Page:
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Beryl Nears Mexico’s Yucatan Peninsula With Hurricane Winds

(Bloomberg) — Hurricane Beryl approached Mexico’s Yucatan Peninsula after sweeping through the Caribbean, bringing strong winds, dangerous storm surge and heavy rain.

Beryl is about 40 miles (65 kilometers) east of Tulum, with maximum sustained winds near 110 miles per hour, the US National Hurricane Center said in a bulletin. Hurricane warnings are in effect along an area dubbed the Mayan Riviera for its touristy beaches and ruins, with alerts stretching from Costa Maya port to Cancun, including the island of Cozumel.

Local authorities have evacuated residents from communities along the storm’s path. Tulum airport suspended operations and Cancun’s airport canceled flights, according to local media outlet El Universal. School was canceled in the states of Yucatan and Quintana Roo, Laura Velázquez Alzúa, Mexico’s national coordinator for civil protection, said at a press briefing Thursday.

Beryl may weaken while crossing the Yucatan Peninsula, but slowly re-intensify when it moves into the Gulf of Mexico, according to the NHC advisory. The storm is forecast to churn northwest across the gulf on Saturday, and then move toward northeast Mexico and southern Texas by the end of the weekend.

President Andres Manuel Lopez Obrador urged people to take cover.

Beryl has already left a trail of destruction through the Caribbean, and earlier this week its winds topped the five-step Saffir-Simpson scale, achieving a rare Category 5 strength. It was the earliest Atlantic storm to do so, signaling an unusually active hurricane season as hot ocean waters fuel tropical systems. The storm weakened after sweeping westward past Grenada and Jamaica, but still left widespread damage.

Cleanup and recovery efforts began in Jamaica on Thursday after Beryl churned just south of the island, causing at least one death and knocking out power to about 60% of the population. The country’s airports are being assessed to see when they can be reopened, but the Jamaica Observer reported that part of the roof at Norman Manley International Airport had been damaged.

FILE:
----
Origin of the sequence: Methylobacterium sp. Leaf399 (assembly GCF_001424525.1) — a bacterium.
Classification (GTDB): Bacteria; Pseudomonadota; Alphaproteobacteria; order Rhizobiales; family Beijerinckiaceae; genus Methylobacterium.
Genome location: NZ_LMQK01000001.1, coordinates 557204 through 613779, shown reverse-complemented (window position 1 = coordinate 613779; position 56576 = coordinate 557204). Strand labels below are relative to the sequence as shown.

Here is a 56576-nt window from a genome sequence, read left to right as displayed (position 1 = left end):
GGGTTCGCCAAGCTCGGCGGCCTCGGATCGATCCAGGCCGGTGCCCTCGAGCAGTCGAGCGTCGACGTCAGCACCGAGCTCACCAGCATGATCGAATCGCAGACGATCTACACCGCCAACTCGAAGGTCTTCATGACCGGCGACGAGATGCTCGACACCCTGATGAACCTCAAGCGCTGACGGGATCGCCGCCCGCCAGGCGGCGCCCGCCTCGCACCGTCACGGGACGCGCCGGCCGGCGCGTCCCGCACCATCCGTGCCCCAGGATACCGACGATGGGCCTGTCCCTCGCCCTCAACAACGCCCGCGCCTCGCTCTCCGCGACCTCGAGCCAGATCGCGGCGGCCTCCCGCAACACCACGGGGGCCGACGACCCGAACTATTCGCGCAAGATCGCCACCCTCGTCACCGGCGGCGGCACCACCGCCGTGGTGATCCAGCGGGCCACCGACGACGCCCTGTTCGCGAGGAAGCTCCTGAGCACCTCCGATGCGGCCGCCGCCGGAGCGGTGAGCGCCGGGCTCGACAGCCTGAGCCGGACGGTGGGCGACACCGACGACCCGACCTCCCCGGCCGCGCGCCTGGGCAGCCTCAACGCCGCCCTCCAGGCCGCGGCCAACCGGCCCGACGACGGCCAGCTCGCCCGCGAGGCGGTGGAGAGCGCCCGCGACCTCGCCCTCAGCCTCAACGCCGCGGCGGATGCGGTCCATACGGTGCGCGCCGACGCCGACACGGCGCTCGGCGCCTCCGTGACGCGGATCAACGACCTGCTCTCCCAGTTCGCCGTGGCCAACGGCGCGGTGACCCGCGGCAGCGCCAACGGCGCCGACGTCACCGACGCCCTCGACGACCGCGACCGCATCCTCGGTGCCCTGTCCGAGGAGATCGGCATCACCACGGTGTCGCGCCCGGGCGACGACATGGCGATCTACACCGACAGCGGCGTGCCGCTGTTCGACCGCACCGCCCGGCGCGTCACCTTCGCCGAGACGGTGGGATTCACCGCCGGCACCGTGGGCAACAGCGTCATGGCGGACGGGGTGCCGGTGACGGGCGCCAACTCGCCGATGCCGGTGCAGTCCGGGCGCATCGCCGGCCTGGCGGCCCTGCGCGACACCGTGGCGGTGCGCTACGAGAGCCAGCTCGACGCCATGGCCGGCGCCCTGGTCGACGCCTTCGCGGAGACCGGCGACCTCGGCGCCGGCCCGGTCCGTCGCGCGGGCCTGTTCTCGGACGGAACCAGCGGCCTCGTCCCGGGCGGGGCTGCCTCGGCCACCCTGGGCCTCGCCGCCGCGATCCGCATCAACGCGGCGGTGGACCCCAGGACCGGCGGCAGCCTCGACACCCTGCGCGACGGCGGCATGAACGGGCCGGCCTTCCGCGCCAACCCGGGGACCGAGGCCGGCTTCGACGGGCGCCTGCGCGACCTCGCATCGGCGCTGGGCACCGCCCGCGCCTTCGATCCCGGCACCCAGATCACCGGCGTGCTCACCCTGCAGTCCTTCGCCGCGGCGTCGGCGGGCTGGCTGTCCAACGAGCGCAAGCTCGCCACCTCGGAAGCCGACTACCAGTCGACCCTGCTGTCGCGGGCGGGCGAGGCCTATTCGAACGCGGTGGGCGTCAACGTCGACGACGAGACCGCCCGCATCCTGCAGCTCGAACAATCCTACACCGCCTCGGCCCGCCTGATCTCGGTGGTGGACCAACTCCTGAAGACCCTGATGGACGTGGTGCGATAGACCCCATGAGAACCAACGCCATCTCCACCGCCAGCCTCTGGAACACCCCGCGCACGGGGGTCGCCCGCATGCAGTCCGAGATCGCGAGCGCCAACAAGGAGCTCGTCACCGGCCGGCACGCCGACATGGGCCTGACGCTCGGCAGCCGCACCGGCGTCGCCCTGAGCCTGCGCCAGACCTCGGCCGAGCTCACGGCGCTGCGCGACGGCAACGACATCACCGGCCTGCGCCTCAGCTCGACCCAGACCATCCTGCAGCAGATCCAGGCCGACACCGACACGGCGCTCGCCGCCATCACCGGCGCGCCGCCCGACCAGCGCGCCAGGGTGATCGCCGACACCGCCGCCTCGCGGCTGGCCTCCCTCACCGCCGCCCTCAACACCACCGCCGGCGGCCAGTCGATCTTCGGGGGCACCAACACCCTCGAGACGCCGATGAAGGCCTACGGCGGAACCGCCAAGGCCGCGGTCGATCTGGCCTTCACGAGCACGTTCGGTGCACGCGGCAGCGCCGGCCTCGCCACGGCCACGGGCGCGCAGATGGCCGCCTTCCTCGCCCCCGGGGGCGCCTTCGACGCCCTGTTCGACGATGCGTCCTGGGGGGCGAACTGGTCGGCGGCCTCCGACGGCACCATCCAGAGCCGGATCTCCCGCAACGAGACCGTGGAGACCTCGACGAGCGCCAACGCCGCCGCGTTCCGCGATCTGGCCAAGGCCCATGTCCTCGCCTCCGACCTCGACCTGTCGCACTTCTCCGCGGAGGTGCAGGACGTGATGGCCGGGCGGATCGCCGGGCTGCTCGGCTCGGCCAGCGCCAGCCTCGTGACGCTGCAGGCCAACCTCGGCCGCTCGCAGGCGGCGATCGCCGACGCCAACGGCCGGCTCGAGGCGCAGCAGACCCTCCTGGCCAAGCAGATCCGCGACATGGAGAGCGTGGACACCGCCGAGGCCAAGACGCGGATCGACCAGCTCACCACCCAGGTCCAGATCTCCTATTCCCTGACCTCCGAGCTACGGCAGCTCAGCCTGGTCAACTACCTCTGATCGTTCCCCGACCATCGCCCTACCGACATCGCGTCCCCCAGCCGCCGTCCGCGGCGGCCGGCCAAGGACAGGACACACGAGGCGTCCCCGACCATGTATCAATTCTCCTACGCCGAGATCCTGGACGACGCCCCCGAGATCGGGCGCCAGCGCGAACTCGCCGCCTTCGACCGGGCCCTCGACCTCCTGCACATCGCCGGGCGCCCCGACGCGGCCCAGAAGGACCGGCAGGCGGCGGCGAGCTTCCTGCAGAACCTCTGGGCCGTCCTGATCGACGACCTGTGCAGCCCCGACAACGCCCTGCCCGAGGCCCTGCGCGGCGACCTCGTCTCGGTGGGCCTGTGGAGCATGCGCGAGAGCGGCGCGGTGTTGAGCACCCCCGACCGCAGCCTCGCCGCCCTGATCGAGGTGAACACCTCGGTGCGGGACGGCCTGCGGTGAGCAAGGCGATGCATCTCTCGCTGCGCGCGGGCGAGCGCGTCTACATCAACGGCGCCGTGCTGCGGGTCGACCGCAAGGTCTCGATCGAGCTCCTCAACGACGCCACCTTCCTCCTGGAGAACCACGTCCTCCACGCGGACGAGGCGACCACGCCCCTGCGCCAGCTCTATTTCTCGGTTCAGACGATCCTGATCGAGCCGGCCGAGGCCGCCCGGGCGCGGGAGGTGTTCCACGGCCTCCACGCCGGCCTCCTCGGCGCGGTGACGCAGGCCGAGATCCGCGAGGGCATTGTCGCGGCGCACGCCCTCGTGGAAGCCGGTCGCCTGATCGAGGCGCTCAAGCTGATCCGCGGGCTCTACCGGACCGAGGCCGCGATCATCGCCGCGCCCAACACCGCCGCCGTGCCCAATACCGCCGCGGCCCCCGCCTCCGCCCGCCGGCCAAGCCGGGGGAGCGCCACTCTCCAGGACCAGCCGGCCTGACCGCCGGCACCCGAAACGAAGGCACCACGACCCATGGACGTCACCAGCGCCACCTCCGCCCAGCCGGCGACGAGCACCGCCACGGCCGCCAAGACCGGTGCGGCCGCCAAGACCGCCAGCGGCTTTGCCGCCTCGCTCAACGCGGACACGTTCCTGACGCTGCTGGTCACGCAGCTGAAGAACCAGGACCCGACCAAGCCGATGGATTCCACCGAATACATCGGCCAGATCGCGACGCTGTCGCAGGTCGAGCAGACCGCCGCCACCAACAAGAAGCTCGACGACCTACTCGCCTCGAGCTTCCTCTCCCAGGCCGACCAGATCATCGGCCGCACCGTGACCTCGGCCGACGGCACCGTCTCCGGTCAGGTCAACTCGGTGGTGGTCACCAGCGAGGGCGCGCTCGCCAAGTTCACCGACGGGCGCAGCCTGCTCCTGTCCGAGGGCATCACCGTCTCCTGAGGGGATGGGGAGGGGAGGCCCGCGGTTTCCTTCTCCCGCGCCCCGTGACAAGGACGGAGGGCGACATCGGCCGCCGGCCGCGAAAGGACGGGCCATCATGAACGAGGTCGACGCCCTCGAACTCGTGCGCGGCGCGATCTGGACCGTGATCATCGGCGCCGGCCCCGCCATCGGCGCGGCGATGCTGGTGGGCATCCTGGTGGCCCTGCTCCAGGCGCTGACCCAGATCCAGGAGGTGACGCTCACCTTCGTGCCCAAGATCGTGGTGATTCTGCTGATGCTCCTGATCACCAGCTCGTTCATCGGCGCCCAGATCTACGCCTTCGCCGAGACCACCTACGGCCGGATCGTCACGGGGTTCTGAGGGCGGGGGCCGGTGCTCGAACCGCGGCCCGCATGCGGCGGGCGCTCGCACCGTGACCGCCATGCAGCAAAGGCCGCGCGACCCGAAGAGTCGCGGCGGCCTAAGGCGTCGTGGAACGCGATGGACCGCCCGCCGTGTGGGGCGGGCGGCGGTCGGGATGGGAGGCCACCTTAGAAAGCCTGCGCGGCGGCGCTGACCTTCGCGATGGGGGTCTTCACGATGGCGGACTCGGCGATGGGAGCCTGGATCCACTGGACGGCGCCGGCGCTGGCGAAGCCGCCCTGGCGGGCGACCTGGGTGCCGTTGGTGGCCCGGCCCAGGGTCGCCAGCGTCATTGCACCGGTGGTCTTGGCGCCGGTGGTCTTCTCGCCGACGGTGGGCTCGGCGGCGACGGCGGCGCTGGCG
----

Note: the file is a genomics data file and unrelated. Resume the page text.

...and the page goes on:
The government of the Cayman Islands lifted its hurricane warning as Beryl passed on Thursday. Royal Navy warship HMS Trent will be arriving at the British Overseas Territory this weekend with bottled water and emergency supplies, but all indications suggest the Caymans were spared the worst of the storm.

Meanwhile, the threat to Gulf of Mexico oil and gas production is diminishing as the path of the storm spares major drilling areas and platforms in US federal waters, according to data from the hurricane center and the Bureau of Ocean Energy Management. Major platforms including Exxon Mobil Corp.’s Hoover, Occidental Petroleum Corp.’s Boomvang and Shell Plc’s Perdido, which were in the path Wednesday, are now clear.

–With assistance from Robert Tuttle, Brian K. Sullivan, Maya Averbuch, Dan Murtaugh and Shoko Oda.

(Updates with latest wind speed and location in second paragraph.)

©2024 Bloomberg L.P.

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